Pumps and Pump Stations    n    195 Figure 4-41 below shows a pump operating at the operating point 1X, where the flow rate and head are Q1X and H1X, respectively. Here, for illustrative purposes, it can be assumed that the operating point 1X is the best efficiency point (BEP), where the efficiency of the pump is highest. Then, the power required by the pump is PW 1X = Q1X ´ P1X/(dens ´ ηhBEP), where ηhBEP is the pump efficiency at the BEP. To achieve a lower flow rate QY, the control valve is partially closed for the fixed speed pump or the pump speed is reduced for the variable speed pump. These are illustrated in Figure 4-41. 1Y is the operating point of the fixed speed pump and 2Y is that of the variable speed pump for the lower flow rate. At 1Y, the flow rate is reduced to Q1Y but the pump head increases to H1Y for the fixed speed pump where the pump ­efficiency, h1Y, is considerably lower than the pump efficiency at BEP. In the case of the variable speed pump, the operating point 2Y for the same flow rate generates only the head required for the system curve, H2Y and the pump efficiency, h2Y, is only marginally lower than the best efficiency point. In summary, energy requirements are directly proportional to head generated and are factored by changes in pump efficiency. As demonstrated by Figure 4-41 above, there is considerable energy savings by use of variable speed drives. The above example also does not take into account the continuous pressure loss that occurs in a fully open control valve and therefore is conservative in its energy savings by use of variable speed motors and elimination of the control valve. See Section 4.10.6.2 for further discussion on the energy savings of variable speed pumps.

4.9 PUMP STATION DESIGN As described in Section 3.4, intermediate pump station locations on a pipeline system are determined by the hydraulic design of the transmission pipeline and the frictional pressure losses that occur with the product proposed for transportation. Adjustments to station location from its ideal hydraulic location are often required because of such

Figure 4-42.  Typical pump station diagram

196    n    Hydrocarbon Liquid Transmission Pipeline and Storage Systems factors as land access issues or topography constraints. Final locations for intermediate pump stations may result in some slight reduction in pipeline capacity because of some hydraulic imbalance in the final station sites. This section addresses several key equipment and features required for designing a pump station.

4.9.1 Pump Station Diagram A simple pump station diagram is shown in Figure 4-42. In this diagram, the main components include two pump units, station piping connecting various components, station isolation valves, bypass valves, pressure control valve, and check valves. In ­addition, many intermediate pump stations are installed with a pig receiver and launcher set. Pump stations pumping heavy crudes may be equipped with heaters. Figure 4-42 shows a typical pump station, which is composed of the following equipment and instruments: ·· Station isolation valves are MOV-103 and MOV-104. These valves are used to isolate the pump station for safety, maintenance, or other operating purposes. ·· Check valves are shown as CKV-101, CKV-102, and CKV-103. ·· Bypass valves include the station bypass valve along the main line, MOV-103 on the suction side, and MOV-104 on the discharge end. The station bypass valve is open and the other two valves are closed when the pump station is shut down, so that the fluid flows through the station bypass valve. ·· Instrumentation for pressure measurement (Ps, Pc, and Pd) is essential for station control. Certain pump stations are equipped with a flow meter for control purposes, not for custody transfer. ·· A pressure control valve (PCV-101) is installed on the station discharge piping to control the discharge pressure and flow rate. Pumps are driven by pump drivers which can be either fixed speed type or variable speed type. In some cases, combined fixed and variable speed drivers have been used to take advantage of low cost fixed speed drivers for base load and of low energy cost variable speed drivers for extra load.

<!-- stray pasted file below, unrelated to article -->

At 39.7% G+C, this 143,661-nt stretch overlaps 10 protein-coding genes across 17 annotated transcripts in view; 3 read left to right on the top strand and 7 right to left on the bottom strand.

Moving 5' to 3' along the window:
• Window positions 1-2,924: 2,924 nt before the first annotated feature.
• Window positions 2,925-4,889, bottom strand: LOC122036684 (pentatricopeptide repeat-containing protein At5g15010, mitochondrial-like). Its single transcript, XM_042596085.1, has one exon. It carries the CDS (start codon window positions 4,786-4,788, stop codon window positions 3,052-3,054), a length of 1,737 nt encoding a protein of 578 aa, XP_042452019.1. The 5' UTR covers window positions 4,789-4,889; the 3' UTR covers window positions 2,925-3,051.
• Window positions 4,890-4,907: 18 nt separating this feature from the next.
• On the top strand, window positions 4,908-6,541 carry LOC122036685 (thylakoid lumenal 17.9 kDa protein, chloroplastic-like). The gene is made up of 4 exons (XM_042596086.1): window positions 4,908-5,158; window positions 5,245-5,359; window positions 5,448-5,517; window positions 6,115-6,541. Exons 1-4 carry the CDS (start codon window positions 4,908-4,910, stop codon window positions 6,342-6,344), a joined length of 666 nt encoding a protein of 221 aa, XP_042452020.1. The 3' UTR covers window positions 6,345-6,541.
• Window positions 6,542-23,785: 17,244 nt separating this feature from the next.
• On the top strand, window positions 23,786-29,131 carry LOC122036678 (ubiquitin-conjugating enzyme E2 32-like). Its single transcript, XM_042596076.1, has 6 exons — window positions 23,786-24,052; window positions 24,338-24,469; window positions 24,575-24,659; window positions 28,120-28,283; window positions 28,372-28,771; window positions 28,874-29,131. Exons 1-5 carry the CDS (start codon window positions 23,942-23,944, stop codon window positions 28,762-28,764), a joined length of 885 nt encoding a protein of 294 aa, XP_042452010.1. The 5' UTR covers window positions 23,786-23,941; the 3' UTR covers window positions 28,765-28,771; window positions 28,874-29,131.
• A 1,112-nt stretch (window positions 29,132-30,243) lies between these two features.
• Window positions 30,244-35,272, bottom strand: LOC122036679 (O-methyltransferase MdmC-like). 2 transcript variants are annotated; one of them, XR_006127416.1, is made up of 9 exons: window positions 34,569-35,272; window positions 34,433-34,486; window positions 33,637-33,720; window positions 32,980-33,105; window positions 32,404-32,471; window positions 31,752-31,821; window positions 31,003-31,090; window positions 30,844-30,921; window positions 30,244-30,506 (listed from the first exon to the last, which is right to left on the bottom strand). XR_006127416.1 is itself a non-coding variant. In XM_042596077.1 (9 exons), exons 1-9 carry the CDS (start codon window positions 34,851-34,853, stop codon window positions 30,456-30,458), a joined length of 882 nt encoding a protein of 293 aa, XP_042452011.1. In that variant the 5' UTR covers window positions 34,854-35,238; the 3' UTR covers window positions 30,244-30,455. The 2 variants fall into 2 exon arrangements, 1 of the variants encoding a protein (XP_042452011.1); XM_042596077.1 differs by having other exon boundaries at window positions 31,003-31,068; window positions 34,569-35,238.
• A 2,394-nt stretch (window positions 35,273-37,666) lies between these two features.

4.9.2 Pump Station Piping Station suction piping design is important to ensure that NPSHA be maintained above the NPSHR for the pump units. Piping must be designed with sufficient pressure to withstand potential surge pressure changes during pump start-up and shut-down operations. Piping sizing should be determined based on minimizing pressure losses to pump suction. As a rule of thumb, flow velocity on the suction side should be in the 1.5 m/sec to 2.5 m/sec range. Higher velocities increase the frictional pressure loss and potential surge pressure. Due to potential surge when a pump shuts down, the suction pressure can suddenly increase significantly. Therefore, the suction line pipe must be able to withstand the increased pressure. Since centrifugal pumps generate a performance curve that rises as the flow decreases, the discharge pressure should be determined at shut-off. If the liquid is fed from a tank, the amount of entrained vapor or air must be kept to an absolute minimum. Entrained vapor causes not only vibration and possibly cavitation but also reduced capacity and efficiency. Normally, a booster pump is installed to avoid this condition. Station piping in pipeline systems that are intended for batched products should be designed to minimize any areas of potential product contamination. All fittings